Though the B-17’s role in Europe has been studied for decades, the Flying Fort started its USAAF combat career in the Pacific. The 19th Bomb Group, stationed in the Philippines in 1941, carried out the first American B-17 raids of WWII. Later, the 19th moved to Australia, supporting the Dutch East Indies campaign along with the 7th Bomb Group before joining the fight over New Guinea and Rabaul. The 7th later went on to serve in the China-Burma-India Theater.
As the 19th held the line, the first squadrons of the 43rd Bomb Group began to arrive in Australia. By late summer, when General George Kenney took command of the 5th Air Force, the entire 43rd had reached the SWPA, giving him two groups of heavy bombers with which to strike the Japanese. Being an unconventional thinker, Kenney and one of his aides, Major Bill Benn, talked through how to better employ their Forts. Pre-war doctrine called for mass formations of B-17’s to hit both land and naval targets, but Kenney knew he’d never get very many heavies. Bombing ships from 20,000 feet with a half dozen or less B-17’s on any given mission had resulted in almost no hits. Had a hundred or two hundred Boeings been used to saturate an enemy naval force with bombs, perhaps they would have had more success. As it was, Kenney had to make do with somewhere between twenty and forty B-17’s available for operations on any given day. With a percentage always performing long range reconnaissance missions, the 5th Air Force rarely had more than a dozen B-17’s free for bombing missions.
Kenney and Benn decided to see if the B-17 could be used in low altitude anti-ship attacks. They’d read reports of the British using such techniques to bounce bombs across the surface of the water and into the sides of Italian ships in the Mediterranean Sea and thought that might be workable. Others in the 5th Air Force, including the legendary Paul “Pappy” Gunn, had concluded through experience that wavetop attacks were the only way to take out Japanese ships.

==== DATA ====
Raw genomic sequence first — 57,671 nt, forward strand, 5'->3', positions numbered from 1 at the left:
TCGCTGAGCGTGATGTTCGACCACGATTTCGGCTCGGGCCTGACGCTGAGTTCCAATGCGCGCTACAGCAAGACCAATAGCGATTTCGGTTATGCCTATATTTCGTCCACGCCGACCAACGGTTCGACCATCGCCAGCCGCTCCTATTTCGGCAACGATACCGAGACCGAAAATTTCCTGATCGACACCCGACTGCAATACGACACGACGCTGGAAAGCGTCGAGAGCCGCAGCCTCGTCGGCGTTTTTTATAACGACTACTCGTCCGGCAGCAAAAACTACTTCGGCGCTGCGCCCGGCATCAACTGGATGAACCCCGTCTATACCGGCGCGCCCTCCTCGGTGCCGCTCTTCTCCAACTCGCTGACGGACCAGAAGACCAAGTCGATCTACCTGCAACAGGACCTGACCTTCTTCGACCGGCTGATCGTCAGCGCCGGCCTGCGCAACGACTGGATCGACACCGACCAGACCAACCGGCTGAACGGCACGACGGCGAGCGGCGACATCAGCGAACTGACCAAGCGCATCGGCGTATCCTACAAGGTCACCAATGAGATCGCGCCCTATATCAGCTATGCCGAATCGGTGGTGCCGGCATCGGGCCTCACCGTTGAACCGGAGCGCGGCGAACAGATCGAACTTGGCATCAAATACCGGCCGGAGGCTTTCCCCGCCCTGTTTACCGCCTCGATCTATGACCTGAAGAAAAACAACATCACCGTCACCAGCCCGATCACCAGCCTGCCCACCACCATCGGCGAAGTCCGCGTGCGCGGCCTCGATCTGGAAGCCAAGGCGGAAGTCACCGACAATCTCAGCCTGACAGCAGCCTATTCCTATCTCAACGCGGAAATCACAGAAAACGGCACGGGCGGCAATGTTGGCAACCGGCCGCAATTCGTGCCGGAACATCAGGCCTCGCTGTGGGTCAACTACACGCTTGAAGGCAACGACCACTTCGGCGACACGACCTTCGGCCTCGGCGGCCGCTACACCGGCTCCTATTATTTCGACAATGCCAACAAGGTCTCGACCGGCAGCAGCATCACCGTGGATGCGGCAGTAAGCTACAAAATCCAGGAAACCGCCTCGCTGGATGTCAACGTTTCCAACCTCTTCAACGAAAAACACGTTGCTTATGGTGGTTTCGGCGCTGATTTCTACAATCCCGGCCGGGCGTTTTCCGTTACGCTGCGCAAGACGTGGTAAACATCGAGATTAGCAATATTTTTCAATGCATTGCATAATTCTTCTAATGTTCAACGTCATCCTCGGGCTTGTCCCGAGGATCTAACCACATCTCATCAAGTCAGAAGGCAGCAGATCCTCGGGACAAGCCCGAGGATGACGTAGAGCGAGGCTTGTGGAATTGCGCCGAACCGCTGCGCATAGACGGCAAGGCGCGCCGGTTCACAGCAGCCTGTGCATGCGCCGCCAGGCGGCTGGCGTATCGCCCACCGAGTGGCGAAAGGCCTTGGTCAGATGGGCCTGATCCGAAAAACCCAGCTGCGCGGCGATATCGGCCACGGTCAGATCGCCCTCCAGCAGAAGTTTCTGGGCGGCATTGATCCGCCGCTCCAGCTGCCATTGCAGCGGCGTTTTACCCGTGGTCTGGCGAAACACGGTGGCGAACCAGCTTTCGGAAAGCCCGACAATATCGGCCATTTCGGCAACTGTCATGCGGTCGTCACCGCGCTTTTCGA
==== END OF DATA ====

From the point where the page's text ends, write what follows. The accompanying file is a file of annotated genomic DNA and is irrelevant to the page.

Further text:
Kenney sent Benn to command the 63rd Bomb Squadron, 43rd Bomb Group, which was used as an incubator for such tactics. Simultaneously, the 3rd Attack Group also began working on the technique. Soon other units began training on the new tactics as well.
That fall, the B-17’s of both the 43rd Bomb Group and the 19th began launching night skip bombing attacks against Japanese vessel. Operating in small numbers, or sometimes as lone wolves, the B-17’s prowled the night skies over the northern coast of New Guinea and New Britain in search of targets. They repeatedly struck heavily defended Simpson Harbor, Rabaul, which was the main Japanese base in the area.
Flying from bases in Northern Australia, the B-17 crews would stage out of Seven Mile Drome at Port Moresby, New Guinea, before heading out against their assigned targets or patrol areas. The attacks proved to be far more successful than all previous B-17 anti-shipping raids done from altitude. The 5th Air Force later estimated the hit rates against shipping increased from 1% to over 70%. Nevertheless, using Forts like this was a stopgap measure at best. Low and large, they were vulnerable to Japanese anti-aircraft fire, and they lacked the firepower needed to suppress those defenses during bomb runs. To counter that, the crews learned to make fast approaches from two thousand feet. They would dive down, level off below five hundred, pickle their bombs and run for home on the deck.
Eventually, the A-20 and B-25 gunships became the 5th Air Force’s primary anti-ship aircraft, along with Australian Beaufighters and Beauforts. The B-17’s were replaced by longer-ranged B-24’s which were mainly used for conventional bombing from altitude. Still, for a brief period in late 1942-43, Kenney’s Fort crews carried out some of the most unusual B-17 attacks of the war.